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Letter 9492

Gray, Asa to Darwin, C. R.

16 June 1874

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    AG's article in Nature was "just and moderate".

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    Sends his review of C. Hodge's What is Darwinism? (1874) [Nation 18 (1874): 348–51].

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    It is uphill work making a theist out of CD.

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    Gives further observations on Sarracenia variolaris.


Botanic Garden, Cambridge, Mass.

June 16, 1874.

My Dear Darwin

The gratification I feel in learning (by yours of the 3rd) that you are pleased, must, I am sure exceed any satisfaction of yours in regard to my subdued and quiet article in Nature. Lockyer—to my great surprize—applied to me for it, and of course I could not refuse. I think it will generally be regarded by scientific people as just and moderate.

Odd that you should not have recognized my hand from the first in the Insectivorous Plants—written in fact to vindicate your rights. The papers called forth a 2d hoax—as elaborate as the first, & much better done. I have no idea who wrote them.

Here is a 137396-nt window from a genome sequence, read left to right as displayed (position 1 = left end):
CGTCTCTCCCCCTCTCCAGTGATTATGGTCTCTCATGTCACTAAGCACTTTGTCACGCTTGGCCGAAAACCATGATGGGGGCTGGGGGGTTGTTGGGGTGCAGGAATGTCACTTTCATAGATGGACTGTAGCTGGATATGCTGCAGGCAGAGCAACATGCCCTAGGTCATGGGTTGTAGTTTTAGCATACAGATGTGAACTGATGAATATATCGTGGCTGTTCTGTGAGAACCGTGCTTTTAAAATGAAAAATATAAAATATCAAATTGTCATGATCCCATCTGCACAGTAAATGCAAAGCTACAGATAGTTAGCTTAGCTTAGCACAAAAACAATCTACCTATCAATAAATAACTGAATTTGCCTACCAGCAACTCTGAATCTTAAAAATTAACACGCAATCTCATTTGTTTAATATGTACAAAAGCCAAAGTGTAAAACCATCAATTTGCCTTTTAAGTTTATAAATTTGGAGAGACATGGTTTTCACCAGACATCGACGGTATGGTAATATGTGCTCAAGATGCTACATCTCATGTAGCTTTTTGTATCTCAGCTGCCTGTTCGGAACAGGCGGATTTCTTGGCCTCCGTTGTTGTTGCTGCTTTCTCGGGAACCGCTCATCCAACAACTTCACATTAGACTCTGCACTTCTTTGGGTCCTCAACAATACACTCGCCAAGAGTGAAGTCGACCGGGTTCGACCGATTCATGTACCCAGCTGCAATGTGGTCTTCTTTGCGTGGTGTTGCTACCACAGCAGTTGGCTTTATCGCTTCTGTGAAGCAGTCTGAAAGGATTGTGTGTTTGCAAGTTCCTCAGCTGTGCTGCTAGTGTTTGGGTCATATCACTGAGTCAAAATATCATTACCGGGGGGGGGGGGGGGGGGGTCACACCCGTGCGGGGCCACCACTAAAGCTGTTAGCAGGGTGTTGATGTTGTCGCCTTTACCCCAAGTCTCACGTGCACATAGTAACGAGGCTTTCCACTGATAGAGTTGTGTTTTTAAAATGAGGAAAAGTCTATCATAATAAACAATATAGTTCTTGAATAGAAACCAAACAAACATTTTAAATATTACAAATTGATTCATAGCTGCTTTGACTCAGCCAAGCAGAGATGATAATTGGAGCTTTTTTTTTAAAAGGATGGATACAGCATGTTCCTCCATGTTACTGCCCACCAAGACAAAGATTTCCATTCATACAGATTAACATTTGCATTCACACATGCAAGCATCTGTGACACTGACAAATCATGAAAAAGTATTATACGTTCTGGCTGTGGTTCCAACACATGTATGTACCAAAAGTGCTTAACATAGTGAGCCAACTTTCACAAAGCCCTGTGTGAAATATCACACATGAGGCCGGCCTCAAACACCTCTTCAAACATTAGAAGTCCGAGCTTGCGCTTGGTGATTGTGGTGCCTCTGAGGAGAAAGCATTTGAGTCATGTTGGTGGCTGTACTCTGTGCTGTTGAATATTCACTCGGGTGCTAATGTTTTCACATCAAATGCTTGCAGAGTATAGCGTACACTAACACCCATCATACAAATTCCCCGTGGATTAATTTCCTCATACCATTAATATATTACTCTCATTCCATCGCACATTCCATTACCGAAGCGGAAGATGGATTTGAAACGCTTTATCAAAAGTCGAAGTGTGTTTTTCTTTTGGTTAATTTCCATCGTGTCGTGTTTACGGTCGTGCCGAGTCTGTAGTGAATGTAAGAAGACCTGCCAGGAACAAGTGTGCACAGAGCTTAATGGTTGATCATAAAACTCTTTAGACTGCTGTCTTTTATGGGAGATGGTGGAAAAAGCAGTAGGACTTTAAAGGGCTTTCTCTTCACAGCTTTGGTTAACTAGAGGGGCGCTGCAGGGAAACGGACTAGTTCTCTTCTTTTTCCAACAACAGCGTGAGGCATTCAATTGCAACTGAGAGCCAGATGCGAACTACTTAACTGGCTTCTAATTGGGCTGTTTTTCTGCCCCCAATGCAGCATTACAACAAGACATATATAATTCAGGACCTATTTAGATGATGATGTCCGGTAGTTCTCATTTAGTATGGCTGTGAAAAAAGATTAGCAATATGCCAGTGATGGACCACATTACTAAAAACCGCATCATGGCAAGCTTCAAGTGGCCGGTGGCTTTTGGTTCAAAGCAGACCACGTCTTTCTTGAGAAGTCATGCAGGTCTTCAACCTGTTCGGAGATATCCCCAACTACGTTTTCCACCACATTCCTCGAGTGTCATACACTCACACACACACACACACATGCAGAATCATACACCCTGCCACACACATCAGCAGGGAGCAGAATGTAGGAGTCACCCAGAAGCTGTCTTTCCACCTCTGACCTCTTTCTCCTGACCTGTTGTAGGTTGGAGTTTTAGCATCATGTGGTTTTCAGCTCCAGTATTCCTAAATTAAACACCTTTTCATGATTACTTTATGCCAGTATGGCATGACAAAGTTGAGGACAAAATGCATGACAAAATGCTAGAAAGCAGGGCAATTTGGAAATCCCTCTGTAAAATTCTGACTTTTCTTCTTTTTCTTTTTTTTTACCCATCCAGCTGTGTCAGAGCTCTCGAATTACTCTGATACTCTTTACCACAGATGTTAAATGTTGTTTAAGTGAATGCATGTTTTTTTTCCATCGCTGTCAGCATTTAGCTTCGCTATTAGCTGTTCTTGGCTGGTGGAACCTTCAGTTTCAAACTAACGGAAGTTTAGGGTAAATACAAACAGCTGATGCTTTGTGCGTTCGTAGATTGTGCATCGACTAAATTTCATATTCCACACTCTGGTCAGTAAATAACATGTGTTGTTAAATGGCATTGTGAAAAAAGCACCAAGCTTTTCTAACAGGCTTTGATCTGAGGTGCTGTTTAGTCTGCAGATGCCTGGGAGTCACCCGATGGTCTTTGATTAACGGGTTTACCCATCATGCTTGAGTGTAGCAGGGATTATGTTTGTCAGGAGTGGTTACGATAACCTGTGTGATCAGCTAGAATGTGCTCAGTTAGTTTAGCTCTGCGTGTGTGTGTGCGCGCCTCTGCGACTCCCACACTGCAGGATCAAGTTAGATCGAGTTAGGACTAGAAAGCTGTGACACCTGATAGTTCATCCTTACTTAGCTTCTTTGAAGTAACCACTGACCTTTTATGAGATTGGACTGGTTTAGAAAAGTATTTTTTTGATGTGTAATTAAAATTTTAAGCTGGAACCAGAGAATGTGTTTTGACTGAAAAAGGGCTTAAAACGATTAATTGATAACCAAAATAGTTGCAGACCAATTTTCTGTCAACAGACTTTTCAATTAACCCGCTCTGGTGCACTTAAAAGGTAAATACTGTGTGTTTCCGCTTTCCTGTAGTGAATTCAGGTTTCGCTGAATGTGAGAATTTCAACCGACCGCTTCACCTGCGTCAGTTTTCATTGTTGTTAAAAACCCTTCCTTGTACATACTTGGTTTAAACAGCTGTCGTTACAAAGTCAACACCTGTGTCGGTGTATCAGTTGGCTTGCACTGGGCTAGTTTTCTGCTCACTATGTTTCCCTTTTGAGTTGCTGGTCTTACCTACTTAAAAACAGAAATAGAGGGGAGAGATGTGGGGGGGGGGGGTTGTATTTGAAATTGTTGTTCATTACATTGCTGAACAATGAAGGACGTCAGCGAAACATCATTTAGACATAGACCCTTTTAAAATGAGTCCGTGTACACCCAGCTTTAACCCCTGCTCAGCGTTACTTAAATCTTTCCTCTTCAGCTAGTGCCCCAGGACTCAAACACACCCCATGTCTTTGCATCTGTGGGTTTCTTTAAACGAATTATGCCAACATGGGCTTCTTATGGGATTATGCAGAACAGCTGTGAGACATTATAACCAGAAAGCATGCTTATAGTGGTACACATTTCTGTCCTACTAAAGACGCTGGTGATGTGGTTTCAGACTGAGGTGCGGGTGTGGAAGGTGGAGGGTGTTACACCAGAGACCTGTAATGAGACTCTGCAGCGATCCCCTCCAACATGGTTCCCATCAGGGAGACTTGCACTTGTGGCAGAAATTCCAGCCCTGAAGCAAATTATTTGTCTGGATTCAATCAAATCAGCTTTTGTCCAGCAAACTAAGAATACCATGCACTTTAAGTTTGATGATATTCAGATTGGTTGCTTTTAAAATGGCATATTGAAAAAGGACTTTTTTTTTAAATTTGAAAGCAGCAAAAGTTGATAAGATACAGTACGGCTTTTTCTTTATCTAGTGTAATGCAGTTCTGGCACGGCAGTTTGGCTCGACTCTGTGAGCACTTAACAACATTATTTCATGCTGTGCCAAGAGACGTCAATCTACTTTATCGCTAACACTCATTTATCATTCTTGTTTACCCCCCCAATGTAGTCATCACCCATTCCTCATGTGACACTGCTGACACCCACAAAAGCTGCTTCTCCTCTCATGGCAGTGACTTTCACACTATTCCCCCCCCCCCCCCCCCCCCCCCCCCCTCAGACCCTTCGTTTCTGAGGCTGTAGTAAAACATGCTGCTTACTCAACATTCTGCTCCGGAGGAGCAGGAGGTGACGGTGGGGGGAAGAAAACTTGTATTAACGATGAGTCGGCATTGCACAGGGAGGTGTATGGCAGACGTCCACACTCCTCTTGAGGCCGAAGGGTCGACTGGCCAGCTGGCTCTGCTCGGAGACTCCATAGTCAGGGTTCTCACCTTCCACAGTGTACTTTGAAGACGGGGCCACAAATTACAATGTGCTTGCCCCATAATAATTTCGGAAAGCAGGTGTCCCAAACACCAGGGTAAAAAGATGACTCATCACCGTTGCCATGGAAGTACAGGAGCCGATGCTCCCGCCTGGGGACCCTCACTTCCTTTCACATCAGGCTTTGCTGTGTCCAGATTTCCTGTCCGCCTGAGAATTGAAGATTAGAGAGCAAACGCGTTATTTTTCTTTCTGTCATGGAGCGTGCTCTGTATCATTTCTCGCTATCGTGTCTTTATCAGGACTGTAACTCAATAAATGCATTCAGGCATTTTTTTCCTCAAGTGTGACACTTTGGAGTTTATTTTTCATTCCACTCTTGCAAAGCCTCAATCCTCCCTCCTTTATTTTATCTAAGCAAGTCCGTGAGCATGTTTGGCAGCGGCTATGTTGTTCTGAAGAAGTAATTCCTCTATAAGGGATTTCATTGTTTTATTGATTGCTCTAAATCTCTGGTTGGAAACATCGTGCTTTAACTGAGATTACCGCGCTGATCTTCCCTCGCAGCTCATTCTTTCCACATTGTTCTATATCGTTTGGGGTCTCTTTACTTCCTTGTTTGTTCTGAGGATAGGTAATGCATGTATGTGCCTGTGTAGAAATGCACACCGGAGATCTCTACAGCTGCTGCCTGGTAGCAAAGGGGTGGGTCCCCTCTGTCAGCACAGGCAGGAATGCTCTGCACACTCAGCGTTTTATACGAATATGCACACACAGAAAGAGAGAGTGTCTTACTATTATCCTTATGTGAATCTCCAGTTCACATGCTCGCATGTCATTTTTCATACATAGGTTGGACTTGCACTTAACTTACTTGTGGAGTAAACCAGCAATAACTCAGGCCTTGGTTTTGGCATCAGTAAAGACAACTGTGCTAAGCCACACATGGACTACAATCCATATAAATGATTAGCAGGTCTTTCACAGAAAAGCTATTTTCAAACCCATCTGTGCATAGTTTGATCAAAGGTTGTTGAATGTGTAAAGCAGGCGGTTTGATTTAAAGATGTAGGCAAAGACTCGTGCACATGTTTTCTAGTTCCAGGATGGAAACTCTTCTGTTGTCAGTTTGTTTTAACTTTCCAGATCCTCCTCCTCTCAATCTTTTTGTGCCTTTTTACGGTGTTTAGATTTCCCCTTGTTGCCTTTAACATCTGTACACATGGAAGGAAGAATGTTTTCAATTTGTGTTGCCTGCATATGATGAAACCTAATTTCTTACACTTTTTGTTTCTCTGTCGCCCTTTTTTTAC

You must, meanwhile, have received article in Nation, reviewing Dr. Hodge's ``What is Darwinism?'' You see what uphill work I in making a theist of you, ``of good and reputable standing''. Do hurry up the book about Drosera &c—

My plants of Sarracenia variolaris—having lost their spring growth in transmission, have not yet made any that is satisfactory. So I begged Dr. Mellichamp—who had sent me leaves with gorge sanded over at the sweet-secretion part—to send some for the trail. He wrote me it was too late in the season—: they were all drying up. But this morning, with the enclosed postal card came several with the sand sticking fairly well to the glutinous line. And I send you one of them— I wish I could send you Mellichamp's long letters—about the 2 sorts of larvæ, that appropriate—one the upper, one the lower part of the pitcher.

My wife (who sends her love to you & yours) is much amused by your backgammon reminiscence. For the year past we have a way of getting on most peacefully. I sit by her side & play solitaire with 2 packs of cards, she looks on and helps, and when we dont succeed there is nobody to ``flare up'' against but luck.

Ever Yours | A. Gray

I think I never sent you my felicitations upon your election to F. Hon. Member of Amer. Acad. Arts & Sciences.!

We are proud to number you among the 75 (too many) And—I may tell you—only 2 negative votes were cast.— one by an Academician who made a speech on the occasion—to which nobody vouchsafed a word of reply.

A. G

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